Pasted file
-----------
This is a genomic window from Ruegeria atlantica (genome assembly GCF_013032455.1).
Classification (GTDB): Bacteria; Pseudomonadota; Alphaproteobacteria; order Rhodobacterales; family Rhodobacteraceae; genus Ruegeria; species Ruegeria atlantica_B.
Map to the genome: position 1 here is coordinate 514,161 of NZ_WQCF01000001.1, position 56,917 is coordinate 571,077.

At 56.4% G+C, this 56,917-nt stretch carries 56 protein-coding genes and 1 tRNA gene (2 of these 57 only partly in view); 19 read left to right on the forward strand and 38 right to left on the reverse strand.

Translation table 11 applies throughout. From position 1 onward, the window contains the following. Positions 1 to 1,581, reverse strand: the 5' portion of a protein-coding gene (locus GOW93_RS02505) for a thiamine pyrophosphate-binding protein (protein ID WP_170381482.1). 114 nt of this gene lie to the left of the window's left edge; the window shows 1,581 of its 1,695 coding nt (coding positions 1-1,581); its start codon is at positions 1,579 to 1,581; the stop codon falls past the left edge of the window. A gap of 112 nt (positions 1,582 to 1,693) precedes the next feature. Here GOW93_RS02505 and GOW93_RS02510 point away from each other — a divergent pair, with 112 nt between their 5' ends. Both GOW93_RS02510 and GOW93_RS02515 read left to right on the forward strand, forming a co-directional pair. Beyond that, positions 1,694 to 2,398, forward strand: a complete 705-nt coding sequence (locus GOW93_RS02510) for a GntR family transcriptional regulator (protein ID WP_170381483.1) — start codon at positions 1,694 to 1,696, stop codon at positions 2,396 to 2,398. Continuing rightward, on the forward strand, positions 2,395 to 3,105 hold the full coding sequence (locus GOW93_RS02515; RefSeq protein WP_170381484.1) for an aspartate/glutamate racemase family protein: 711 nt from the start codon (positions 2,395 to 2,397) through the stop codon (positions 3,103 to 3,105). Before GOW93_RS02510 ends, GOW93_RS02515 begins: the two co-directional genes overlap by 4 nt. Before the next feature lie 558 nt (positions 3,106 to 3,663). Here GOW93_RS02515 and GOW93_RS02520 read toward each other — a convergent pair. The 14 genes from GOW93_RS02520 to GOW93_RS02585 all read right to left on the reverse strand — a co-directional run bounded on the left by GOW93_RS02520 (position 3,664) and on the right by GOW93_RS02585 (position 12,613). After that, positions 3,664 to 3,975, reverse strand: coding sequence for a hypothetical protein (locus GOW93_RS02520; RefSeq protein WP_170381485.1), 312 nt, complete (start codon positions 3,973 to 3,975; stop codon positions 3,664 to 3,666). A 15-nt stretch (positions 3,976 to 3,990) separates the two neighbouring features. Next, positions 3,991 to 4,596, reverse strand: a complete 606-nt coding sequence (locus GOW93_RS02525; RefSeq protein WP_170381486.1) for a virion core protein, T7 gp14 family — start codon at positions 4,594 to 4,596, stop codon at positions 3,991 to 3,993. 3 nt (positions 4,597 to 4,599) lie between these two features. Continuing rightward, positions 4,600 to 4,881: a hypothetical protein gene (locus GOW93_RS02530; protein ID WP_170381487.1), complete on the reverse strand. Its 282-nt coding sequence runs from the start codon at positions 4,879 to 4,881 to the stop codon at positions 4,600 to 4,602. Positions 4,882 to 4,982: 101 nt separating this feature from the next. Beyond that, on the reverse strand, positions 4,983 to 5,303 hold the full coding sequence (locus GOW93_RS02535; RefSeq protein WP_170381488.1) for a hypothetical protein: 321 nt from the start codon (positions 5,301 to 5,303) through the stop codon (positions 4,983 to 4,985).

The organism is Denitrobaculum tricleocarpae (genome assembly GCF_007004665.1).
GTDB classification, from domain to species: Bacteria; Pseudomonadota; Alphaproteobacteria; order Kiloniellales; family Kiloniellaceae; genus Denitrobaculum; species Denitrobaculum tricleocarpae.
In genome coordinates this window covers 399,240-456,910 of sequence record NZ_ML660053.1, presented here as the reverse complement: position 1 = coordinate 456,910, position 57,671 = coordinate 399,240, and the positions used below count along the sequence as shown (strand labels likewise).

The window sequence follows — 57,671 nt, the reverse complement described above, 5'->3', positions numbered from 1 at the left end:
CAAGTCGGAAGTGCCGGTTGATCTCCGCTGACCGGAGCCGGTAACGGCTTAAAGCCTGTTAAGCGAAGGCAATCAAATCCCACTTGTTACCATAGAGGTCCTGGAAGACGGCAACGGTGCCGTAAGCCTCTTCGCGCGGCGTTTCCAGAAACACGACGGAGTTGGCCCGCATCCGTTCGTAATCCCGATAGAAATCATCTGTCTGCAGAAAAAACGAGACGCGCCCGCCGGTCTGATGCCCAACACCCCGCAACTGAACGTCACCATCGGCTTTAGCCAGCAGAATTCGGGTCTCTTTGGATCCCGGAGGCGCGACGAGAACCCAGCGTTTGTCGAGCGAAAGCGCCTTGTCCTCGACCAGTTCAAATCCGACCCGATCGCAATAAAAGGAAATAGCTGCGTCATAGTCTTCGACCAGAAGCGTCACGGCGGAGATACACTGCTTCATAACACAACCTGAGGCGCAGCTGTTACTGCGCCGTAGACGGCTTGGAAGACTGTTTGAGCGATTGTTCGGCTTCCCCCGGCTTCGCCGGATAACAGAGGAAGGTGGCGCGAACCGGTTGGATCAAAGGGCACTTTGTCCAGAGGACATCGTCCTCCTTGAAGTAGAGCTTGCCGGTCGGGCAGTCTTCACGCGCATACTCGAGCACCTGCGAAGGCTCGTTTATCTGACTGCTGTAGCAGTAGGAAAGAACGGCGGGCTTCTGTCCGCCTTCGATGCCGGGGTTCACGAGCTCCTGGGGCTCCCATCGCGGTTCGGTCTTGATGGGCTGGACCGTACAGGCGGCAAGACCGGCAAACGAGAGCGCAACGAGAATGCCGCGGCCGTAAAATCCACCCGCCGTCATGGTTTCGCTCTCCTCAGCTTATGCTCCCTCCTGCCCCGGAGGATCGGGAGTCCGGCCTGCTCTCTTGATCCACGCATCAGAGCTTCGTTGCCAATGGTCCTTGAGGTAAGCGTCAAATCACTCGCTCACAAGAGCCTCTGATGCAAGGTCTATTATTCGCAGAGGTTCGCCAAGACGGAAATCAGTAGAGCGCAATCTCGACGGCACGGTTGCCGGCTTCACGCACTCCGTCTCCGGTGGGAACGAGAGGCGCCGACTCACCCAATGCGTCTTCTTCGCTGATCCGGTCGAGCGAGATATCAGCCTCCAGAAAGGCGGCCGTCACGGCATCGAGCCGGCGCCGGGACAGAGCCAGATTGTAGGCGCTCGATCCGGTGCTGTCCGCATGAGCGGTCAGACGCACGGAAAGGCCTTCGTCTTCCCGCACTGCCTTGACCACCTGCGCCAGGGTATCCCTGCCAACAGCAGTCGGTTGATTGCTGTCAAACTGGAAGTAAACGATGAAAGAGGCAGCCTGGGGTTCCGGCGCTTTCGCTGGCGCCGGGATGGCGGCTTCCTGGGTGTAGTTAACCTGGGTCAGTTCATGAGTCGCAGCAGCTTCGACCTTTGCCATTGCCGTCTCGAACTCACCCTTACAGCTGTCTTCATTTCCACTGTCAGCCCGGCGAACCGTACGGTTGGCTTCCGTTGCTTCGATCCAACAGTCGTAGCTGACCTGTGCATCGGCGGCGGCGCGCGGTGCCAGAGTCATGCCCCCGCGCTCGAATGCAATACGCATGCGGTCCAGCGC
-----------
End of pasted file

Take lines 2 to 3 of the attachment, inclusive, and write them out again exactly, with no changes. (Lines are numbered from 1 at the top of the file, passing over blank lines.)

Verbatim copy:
Classification (GTDB): Bacteria; Pseudomonadota; Alphaproteobacteria; order Rhodobacterales; family Rhodobacteraceae; genus Ruegeria; species Ruegeria atlantica_B.
Map to the genome: position 1 here is coordinate 514,161 of NZ_WQCF01000001.1, position 56,917 is coordinate 571,077.